to and continuity with the positive values of a past that was fading away.
They revived it within a renewed and dynamic historical context in which
the doctrinal tradition and example of the Fathers had clearly begun to
regain the privileged place they deserved.
Marian theology and piety, while not giving up their strong bonds with past
centuries, reached new objectives. This marked a turning point in the doctrinal
and spiritual history of the Latin Middle Ages, demonstrating a vitality
and depth that belie the negative judgments made against that era.
By the end of the Middle Ages, Marian feasts were firmly and definitively
established in the calendar of the liturgical year. At that time, the feasts
of the Purification, the Annunciation, the Assumption, and Birth of Mary
were being celebrated everywhere in the West. Other feasts, such as the
Conception of Mary and the Sorrows of Mary, still awaited more solid and
universal acceptance. Thus, devotion to the Mother of the Lord appeared
fully legitimated by its entry into the Church's liturgical worship, and
the faithful could turn to her without fear of going beyond the limits demanded
by an authentic understanding of the Faith.
In this religious climate, prayers addressed to Mary, publicly or privately,
greatly increased in number. These texts, in Latin and the languages of
the people, form a rich patrimony of prayer, handed down as a precious inheritance
to later generations. Marian hymn-writing also developed to an amazing degree,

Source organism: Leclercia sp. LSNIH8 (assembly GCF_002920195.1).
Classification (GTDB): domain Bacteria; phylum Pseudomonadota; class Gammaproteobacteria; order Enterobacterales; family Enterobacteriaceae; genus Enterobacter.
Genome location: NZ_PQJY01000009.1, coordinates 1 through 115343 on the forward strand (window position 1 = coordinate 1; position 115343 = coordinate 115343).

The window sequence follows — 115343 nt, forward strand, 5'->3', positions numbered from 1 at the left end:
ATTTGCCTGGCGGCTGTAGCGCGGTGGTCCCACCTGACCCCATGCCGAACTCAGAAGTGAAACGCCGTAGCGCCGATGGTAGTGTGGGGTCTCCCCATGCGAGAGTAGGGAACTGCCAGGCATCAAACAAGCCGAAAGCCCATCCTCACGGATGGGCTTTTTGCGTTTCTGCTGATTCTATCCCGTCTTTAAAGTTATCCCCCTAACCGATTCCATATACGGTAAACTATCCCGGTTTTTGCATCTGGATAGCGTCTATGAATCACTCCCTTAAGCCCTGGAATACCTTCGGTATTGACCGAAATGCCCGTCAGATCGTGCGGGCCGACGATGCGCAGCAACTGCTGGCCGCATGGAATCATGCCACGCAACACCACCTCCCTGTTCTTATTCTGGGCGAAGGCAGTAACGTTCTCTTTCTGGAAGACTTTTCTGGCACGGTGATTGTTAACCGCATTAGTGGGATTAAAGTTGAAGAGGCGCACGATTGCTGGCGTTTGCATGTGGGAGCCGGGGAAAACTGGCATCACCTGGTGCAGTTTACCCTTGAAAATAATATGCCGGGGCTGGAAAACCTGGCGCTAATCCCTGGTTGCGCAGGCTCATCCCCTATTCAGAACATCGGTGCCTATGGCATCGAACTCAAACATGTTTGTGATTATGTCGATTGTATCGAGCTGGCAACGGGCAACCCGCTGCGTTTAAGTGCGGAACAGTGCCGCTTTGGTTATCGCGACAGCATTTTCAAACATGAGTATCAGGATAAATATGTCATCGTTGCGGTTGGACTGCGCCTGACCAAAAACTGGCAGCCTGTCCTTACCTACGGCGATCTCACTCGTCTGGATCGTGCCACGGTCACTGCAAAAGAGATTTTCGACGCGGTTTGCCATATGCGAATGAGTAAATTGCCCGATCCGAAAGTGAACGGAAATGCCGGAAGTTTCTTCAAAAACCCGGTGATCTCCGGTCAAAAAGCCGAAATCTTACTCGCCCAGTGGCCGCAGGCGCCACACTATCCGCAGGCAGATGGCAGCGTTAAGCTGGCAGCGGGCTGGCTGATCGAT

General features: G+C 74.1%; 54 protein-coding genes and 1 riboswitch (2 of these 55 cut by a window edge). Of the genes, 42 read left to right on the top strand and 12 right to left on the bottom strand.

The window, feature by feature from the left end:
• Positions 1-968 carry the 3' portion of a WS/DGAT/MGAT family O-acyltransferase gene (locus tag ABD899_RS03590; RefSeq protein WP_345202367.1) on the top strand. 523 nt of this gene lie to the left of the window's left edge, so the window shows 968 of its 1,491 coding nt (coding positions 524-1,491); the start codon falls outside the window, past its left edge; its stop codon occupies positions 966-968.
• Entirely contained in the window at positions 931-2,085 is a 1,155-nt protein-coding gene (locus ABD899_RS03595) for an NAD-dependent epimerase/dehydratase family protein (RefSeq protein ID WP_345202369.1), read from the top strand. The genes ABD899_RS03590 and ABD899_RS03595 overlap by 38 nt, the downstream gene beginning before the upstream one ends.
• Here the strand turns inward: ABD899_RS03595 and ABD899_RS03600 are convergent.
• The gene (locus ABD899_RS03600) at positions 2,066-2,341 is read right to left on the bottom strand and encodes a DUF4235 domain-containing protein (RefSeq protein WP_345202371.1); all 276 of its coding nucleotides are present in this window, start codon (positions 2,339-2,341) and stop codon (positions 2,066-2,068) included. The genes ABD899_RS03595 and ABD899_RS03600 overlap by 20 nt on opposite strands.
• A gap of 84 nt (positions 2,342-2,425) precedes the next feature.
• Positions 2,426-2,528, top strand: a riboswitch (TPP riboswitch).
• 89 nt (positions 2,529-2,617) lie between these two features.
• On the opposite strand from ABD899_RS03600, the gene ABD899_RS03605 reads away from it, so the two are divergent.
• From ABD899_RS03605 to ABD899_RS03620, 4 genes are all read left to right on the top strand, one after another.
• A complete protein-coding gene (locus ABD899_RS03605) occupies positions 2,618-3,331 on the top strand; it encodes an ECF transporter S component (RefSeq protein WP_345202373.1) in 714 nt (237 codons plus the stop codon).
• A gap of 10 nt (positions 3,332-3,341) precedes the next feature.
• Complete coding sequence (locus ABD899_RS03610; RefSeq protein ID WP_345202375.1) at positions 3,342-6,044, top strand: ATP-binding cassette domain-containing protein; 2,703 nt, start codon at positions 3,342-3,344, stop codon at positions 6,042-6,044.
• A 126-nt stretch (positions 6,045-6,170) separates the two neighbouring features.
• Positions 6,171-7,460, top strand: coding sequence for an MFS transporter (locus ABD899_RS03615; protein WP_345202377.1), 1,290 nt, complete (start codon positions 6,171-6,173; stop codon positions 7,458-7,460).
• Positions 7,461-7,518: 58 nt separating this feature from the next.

which favored the flowering of compositions that, in some cases, reached
the highest peaks of poetry and lyricism.
Unfortunately, the limits within which our work must be confined do not
allow us fully to demonstrate the impressive growth of the Marian religious
phenomenon during the Middle Ages. We will present the thought of a rather
limited number of authors. Our selection is determined by each author's
reputation, the importance of his contribution, and the influence he exercised
during his life and in later ages. In any case, we trust that the great
figures whose Marian thought we have chosen to present can still act as
wise guides for the reader who wishes to pursue the study of Mariology.
They were the powerful protagonists of the extraordinary flowering of Marian
thought during the Middle Ages; they breathed an atmosphere of intense Christian
faith and piety; they placed their own genius at the service of a Lady and
Queen who, in her turn, has never ceased to offer her maternal assistance
to the people of God, in total humility. Moreover, we are firmly convinced
that their human and religious genius are truly unsurpassed and, consequently,
able of influencing our own thinking and our lives.
READING: MARY'S TRUE ROLE IN THE ECONOMY OF SALVATION
But surely when [God] became man, He brought home to us His incommunicable
attributes with a distinctiveness, which precludes the possibility of our
lowering Him merely by our exalting a creature. He 'alone has an entrance
into our soul, reads our secret thoughts, speaks to ,:.our heart, applies
to us spiritual pardon and strength. On Him we solely depend. He alone is
our inward life; He not only regenerates us, but (to use the words appropriated
to a higher mystery) semper gignit; He is ever renewing our new birth
and our heavenly sonship. In this sense He may be called, as in nature,
so in grace, our real Father.
Mary is only our mother by divine appointment, given us from the Cross;